The C’est l’Halloween Edition

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Posted on October 27, 2016

Liberty moves north ~It is uniquely fortunate in many ways—but Canada still holds lessons for other Western countries | The Economist

Read This: The night the BBC’s Halloween stunt went terribly wrong | A.V. Club

Why the world’s worst Halloween candy — Kerr’s Molasses Kisses — continues its reign of terror | National Post

2-year-old dresses up as Gord Downie for Halloween | Toronto Star

Burger King Dressed up as the Ghost of McDonald’s in this Scary Good Halloween Prank | Adweek

‘Afghan Girl’ in 1985 National Geographic Photo Is Arrested in Pakistan | The New York Times

The Other Sister ~As many as 700,000 adults in the U.S. with a disability like autism live with parents or another family member who’s at least 60 years old. What happens when those caregivers are gone? One sibling confronts her past and likely future. | Seattle Met

Inside the Trump Tower ~The Skyscraper where Trump is already king | Bloomberg

South Beach’s Elite Pay Thousands for IV Therapy Even Though Critics Say It’s a Scam | Miami New Times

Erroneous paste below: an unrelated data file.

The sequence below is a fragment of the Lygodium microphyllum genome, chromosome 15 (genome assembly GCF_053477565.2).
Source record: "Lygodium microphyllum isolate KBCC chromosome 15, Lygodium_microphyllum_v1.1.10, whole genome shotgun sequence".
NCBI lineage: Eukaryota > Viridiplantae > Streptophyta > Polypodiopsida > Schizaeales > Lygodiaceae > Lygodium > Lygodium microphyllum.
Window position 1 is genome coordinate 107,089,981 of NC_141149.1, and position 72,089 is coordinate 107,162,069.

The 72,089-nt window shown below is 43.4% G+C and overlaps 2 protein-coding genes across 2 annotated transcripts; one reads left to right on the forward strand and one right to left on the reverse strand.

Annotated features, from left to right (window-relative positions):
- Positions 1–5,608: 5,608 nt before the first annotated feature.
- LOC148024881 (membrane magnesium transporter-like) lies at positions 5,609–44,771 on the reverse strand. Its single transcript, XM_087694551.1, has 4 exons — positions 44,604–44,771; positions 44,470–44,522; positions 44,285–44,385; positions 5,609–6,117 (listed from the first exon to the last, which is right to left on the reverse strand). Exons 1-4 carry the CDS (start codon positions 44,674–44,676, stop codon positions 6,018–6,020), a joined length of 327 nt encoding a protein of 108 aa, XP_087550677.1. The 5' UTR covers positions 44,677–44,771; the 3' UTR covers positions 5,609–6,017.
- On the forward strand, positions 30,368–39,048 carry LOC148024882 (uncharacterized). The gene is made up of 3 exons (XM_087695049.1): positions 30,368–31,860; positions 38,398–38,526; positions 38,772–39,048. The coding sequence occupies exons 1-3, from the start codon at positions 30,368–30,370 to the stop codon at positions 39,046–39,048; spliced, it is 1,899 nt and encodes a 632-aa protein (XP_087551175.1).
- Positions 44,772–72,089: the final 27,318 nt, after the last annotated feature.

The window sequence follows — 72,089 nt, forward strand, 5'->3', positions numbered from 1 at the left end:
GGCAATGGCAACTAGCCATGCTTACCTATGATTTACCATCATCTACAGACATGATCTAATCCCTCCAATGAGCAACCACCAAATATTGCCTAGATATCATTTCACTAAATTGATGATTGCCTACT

The Iconoclast ~Jim Allison has always gone his own way—as a small-town-Texas kid who preferred books to football, and as a young scientist who believed the immune system could treat tumors when few others did. And that irreverence led him to find a potential cure for cancer.

Revenge of the tabloids ~Rocked by the phone-hacking scandal and haemorrhaging readers, the rightwing tabloids seemed to be yesterday’s news. But now, in Theresa May’s Brexit Britain, they look more powerful than ever | The Guardian

When Typists Were Feared as ‘Love Pirates’ ~At the turn of the century, some women sued stenographers for seducing their husbands. An Object Lesson | The Atlantic

Fall to Pieces: On Elena Ferrante and My Own Frantumaglia ~I finally have a word to describe my fear of the fragmented world. | Hazlitt

The Helsinki Formula ~A lesson in freedom, from Nordic socialists | The Walrus

Elizabeth and Alice ~The last love affair of Elizabeth Bishop, and the losses behind ‘One Art.’ | The New Yorker

Les Enfants du Roi ~Montreal’s Plateau, or ‘La petite France,’ is overrun with elegant, polite French children. | Maisonneuve




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